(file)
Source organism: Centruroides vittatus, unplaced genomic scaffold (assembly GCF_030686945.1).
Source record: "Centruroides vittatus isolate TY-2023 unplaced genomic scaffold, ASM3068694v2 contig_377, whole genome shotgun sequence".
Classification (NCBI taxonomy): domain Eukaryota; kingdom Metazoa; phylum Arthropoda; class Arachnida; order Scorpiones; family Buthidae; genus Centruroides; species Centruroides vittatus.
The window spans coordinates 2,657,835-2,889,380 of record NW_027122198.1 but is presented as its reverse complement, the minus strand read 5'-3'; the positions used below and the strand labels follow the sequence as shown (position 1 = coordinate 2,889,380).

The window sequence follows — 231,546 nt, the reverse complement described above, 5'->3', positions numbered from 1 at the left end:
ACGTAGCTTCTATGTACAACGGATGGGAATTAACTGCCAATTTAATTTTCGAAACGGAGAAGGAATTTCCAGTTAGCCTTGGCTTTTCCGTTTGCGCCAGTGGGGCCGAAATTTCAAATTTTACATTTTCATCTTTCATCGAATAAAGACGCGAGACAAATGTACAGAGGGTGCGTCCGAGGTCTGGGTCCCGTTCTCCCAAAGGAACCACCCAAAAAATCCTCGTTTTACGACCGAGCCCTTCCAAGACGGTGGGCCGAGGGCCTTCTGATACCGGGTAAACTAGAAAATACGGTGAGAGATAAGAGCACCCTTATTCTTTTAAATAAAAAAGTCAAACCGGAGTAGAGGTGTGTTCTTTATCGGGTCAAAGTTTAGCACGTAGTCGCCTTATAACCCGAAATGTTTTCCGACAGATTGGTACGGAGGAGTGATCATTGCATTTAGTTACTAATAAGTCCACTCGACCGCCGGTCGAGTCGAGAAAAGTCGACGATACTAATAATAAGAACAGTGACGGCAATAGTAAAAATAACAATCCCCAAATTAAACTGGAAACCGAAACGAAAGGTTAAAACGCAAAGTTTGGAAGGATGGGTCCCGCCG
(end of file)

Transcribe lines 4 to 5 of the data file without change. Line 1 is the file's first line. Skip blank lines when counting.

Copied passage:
The window spans coordinates 2,657,835-2,889,380 of record NW_027122198.1 but is presented as its reverse complement, the minus strand read 5'-3'; the positions used below and the strand labels follow the sequence as shown (position 1 = coordinate 2,889,380).

The window sequence follows — 231,546 nt, the reverse complement described above, 5'->3', positions numbered from 1 at the left end: